Wake-up Call: Feel the fear and crunch data anyway

Wake-up Call: Feel the fear and crunch data anyway

Data is set to transform work, relationships and company power structures

 

Thomas Redman

Data will infiltrate every nook and cranny of every industry, company and department, transforming work, relationships and power structures

Data will infiltrate every nook and cranny of every industry, company and department, transforming work, relationships and power structures

 

Most people are uncomfortable with data. Estimates, analytics and data-driven predictions – they can all be confusing and overwhelming.

And, until recently, people could easily ignore data in their daily work. The company’s “gearheads” and “quants” were isolated in specialist departments, tech handled the mundane stuff and managers could brush off the benefits of improved data quality with the attitude: “We’re doing just fine. Why bother?”

But now that’s changing. More and more managers and their direct reports sense that, sooner or later, data will infiltrate every nook and cranny of every industry, company and department, transforming work, relationships and power structures.

Uncertainty around “what will happen to me, my work, my department and my company?” is seeping into hearts and minds of individuals at all levels.

You can spot the fear in a number of ways: some don’t make the effort to share potentially useful data, and others (increasingly) complain that the data is too difficult to access, understand or use, so they ignore opportunities to include it when making an important decision.

This atmosphere of fear has profound significance for managers. Fear can paralyse both individuals and teams. Fear prevents people from trying out new ideas, lest they suffer the costs of failure (or look stupid for trying). It hampers productivity as people waste time dissecting rumours, envisaging budget cuts and fearing layoffs, instead of focusing on work.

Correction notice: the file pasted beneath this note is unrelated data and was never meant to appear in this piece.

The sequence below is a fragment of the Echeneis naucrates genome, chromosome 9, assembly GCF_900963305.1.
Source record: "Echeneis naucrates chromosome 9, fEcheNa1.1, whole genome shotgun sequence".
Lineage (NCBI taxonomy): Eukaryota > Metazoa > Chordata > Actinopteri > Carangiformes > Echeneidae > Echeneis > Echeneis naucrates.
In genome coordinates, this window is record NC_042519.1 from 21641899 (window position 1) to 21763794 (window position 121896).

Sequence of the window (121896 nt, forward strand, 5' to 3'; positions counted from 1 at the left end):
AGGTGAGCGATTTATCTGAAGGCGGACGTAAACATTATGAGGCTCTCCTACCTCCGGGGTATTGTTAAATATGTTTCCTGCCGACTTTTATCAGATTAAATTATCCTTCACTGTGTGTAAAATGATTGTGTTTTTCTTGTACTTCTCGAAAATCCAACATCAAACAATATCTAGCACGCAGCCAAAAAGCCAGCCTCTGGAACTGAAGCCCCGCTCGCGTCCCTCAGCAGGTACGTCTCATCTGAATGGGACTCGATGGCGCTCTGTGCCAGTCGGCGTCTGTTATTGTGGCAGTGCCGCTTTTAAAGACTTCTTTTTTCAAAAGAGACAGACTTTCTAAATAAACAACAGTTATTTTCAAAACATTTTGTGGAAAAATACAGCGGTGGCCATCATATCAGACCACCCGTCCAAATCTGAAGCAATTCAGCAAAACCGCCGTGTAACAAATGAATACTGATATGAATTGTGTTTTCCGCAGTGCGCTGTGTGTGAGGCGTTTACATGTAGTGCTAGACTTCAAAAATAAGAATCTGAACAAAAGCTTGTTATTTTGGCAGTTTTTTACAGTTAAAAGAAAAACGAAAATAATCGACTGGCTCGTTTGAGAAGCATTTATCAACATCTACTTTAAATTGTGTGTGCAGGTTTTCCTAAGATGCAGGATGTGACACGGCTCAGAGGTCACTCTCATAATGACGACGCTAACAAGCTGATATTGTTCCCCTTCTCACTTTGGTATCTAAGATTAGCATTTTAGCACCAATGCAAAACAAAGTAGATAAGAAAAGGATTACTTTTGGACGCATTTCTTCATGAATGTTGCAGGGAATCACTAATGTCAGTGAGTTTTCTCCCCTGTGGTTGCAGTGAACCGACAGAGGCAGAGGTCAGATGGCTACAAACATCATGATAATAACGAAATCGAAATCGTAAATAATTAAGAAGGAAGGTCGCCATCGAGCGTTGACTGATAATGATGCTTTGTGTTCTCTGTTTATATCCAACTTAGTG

Good managers don’t allow fear to fester in their teams. And the best way for managers to help their direct reports grow more at ease with data is to lead by example.

Here are a few steps you can take to learn to use data more effectively and pass those skills on to your team.

To get started, take a hard look in the mirror. It’s okay if you’re nervous. Just don’t let this fear stop you. Instead use it to drive a sense of urgency in gaining the knowledge and experience you need.

Next, read and study. Find stories in the news and articles on the web about data to learn more about it. Pick books on the topic and ask yourself: “What does this mean for me and my department?”

Then find ways to practice using data. Pick something that interests you, such as whether meetings start on time, your commute time or your fitness regimen, and gather some data, recording it on paper or electronically. Create some simple plots (such as a time-series plot) and compute statistics (such as the average and the range). Ask yourself what the data means and explore its implications.

As your knowledge grows, push forward. Dig into other data sets to uncover the stories behind the data. Learn the distinction between causation and correlation. Construct graphics to help visualise what you’ve found. Share these visuals with your team so they can see what you’ve discovered and how it improves your work.

Bring your new experience with data into your daily work. Push back when a subordinate asks you to make a mundane decision. Challenge him or her to gather all the relevant facts themselves, sort through the options and make a firm recommendation. Chances are high that your subordinate will allot more time, gather more diverse data and thus think more carefully about the decision. Routinely following this habit has the salutary effect of facilitating comfort with data and making the entire department stronger. – Copyright Harvard Business Review 2015

Thomas Redman advises organisations on their data and data quality programmes. He is the author of Data Driven: Profiting from Your Most Important Business Asset.

 

Previously published in The Irish Times.

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